As part of its radialisation strategy for the commercial vehicle segment, tyre major Apollo Tyres may consider relocating its cross-ply truck and bus tyre plants at Kerala to the industry friendly environs of Gujarat. The existing units are likely to be converted into a radial facility over the next three to four years as radialisation becomes significant in the commercial vehicle segment.
Vehicle manufacturers like Hyundai and Ford had earlier shown a keen interest in establishing new plants in Gujarat on the back of the proactive policies of the State government towards the sector. Other advantages in Gujarat include strong power supply, favourable labour policies and port facilities. Tata Motors has already established its Nano small car project in Sanand.
At present, the Gurgaon-based Apollo Tyres has two plants at Kerala, with its first manufacturing facility at Perambra set up as the mother plant. Operational since 1976, it has a production capacity of 340 metric tonnes per day while another plant at Kalamassery, that had been leased by Apollo in 1975, produces a significant bulk of cross-ply tyres at 100 metric tonnes per day.
With a manpower strength of 3,700 employees, the two Kerala plants have been riddled with problems not the least of which has been high worker absenteeism, an offshoot of the existing work ethos and the inability of the local government to woo industry.
In FY ’11, Apollo lost out in revenue growth and market share in the commercial vehicle (CV) segment during the first five months of the last fiscal, due to a lockout in its Perambra plant.
“The second half of the year was spent in regaining what was lost so there has not been big growth for us in the last fiscal. In FY ’12, we are looking to undo what we were not able to do last year,” Satish Sharma, chief – India Operations, told Autocar Professional.
Gujarat on the go
Apollo’s Gujarat plant at Limda, its second greenfield facility has, on the other hand, been a feather in the company’s cap, being the largest of its kind in the South East Asian region. “The Limda plant has been upgraded to house the latest technological innovations at regular intervals. The most recent addition has been an off-the-road tyre production unit,” said Sharma.
With 2,750 employees, the Limda plant produces passenger car radials, bias tyres for the CV segment, as also radials for farm vehicles. It has a production capacity of 520 metric tonnes per day.
Pushing truck radials
“The company’s strategy is to increase its presence in truck radials,” confirmed Sharma. Apollo’s latest plant at Chennai for car radials is also its first to produce truck radials. The facility has already witnessed 80 percent investment out of the Rs 2,100 crore earmarked for it.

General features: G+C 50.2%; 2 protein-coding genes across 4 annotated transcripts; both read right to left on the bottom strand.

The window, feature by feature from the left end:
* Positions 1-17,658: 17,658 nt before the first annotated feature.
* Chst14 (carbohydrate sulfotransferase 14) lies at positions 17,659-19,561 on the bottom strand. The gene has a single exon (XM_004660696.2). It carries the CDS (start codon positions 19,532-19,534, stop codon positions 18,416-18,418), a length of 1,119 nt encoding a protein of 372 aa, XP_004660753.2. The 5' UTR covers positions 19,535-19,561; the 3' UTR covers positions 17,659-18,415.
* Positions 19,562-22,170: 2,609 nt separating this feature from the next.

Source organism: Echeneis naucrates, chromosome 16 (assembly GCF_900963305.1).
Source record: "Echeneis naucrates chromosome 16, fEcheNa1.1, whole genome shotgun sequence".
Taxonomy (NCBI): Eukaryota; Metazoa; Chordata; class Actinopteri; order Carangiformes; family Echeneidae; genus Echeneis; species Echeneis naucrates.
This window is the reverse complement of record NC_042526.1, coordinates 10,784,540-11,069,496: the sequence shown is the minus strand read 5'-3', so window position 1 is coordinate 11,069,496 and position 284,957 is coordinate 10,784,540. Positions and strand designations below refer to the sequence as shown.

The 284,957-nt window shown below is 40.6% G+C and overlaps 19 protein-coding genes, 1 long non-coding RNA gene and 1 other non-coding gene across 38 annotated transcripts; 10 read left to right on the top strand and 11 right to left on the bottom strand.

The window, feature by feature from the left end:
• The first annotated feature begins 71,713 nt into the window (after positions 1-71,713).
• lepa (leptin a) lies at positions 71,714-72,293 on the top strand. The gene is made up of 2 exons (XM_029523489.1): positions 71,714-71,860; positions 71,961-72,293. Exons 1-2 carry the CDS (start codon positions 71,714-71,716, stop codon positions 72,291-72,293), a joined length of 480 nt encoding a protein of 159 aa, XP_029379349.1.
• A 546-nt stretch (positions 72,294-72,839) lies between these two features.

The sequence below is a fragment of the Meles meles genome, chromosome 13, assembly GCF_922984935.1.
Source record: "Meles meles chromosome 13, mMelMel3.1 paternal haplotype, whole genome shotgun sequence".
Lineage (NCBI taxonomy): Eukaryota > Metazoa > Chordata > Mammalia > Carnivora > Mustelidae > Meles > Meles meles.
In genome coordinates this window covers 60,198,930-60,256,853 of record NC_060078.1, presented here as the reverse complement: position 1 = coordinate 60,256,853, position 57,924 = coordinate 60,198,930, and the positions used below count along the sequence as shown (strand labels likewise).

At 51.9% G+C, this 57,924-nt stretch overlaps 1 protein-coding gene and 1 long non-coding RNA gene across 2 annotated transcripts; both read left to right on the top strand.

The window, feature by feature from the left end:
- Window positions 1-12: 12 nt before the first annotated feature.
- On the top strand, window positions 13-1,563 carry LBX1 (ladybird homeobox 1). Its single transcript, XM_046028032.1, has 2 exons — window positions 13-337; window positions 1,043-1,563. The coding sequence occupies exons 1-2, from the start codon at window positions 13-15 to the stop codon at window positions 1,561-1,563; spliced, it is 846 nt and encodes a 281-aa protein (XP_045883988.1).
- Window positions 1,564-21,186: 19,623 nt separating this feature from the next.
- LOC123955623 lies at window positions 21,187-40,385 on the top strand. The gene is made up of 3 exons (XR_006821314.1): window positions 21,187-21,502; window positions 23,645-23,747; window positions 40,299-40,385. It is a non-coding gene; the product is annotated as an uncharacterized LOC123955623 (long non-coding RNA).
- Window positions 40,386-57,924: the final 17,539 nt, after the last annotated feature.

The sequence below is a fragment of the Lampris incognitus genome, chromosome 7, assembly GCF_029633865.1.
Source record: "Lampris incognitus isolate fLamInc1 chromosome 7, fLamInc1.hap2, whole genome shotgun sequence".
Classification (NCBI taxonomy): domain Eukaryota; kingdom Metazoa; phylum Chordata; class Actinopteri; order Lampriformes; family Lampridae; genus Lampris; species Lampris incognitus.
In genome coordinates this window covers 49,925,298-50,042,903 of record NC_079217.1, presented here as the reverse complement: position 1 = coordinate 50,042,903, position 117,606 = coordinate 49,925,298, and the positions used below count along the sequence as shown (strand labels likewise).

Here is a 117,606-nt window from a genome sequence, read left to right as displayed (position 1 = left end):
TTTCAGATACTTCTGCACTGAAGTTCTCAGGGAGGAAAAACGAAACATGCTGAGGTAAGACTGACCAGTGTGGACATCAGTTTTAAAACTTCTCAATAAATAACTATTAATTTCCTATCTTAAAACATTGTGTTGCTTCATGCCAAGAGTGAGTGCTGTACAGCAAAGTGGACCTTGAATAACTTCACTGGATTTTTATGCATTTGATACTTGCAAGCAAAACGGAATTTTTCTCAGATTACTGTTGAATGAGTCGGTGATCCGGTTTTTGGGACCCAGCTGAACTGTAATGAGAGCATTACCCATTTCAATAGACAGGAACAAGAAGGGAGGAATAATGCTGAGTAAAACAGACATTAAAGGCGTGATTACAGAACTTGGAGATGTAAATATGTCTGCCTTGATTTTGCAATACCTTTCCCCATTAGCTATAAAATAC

“The balance will be invested during this year,” Sharma added. “The Chennai plant has positioned us as the largest manufacturer of car radials in the country.”
Commissioned in March 2010, the Chennai plant has a terminal capacity of 16,000 tyres per day for cars and 6,000 for truck radials. The company has so far reached a capacity of 2,000 truck radials per day and 8,000 car radials daily with full capacity expected to be reached within a year.
Recently, Apollo undertook brownfield expansion at its three other plants including car radials at the Vadodara plant. Expansion was also undertaken of bias tyres in the light truck and farm segment in the Kerala plants besides OTR tyres as part of a multi-pronged thrust towards growth.
“Rs 2,500 crore has been sucked up by the brownfield expansions as well as the Chennai plant during the last two years,” elaborated Sharma. “We are already producing 22,000 tyres per day which is a decent gap between us and the number two player (JK Tyres).”
Focus on radialisation of truck and bus tyres
Apollo has discontinued all investments in production capacities for CV bias tyres as a company policy and is targeting an overall growth of 60 percent in FY ’12 over the last fiscal. In FY ’10, it clocked a turnover of Rs 81.2 billion and has a topline CAGR of 33 percent.
With radialisation of commercial vehicle tyres pegged to grow at 25-30 percent from the existing 13 percent in India, during the next three years, due to growth in road infrastructure and improvement in radial technology, Apollo is gearing up to become the leader in the segment. Radial tyres possess a generic property to save five to six percent of fuel for fleet operators. Hence, the push by OE and tyre manufacturers for the technology in the higher horsepower vehicles.
Apollo has harnessed its radial tyre technology from its South African acquisition of Apollo Tyres South Africa (originally Dunlop Tyres International) for the Chennai plant. It has three tyre making units and a retreading unit in South Africa and Zimbabwe. With its South African and Netherlands plants, Apollo’s total production capacity has been raised to 1,550 metric tonnes per day.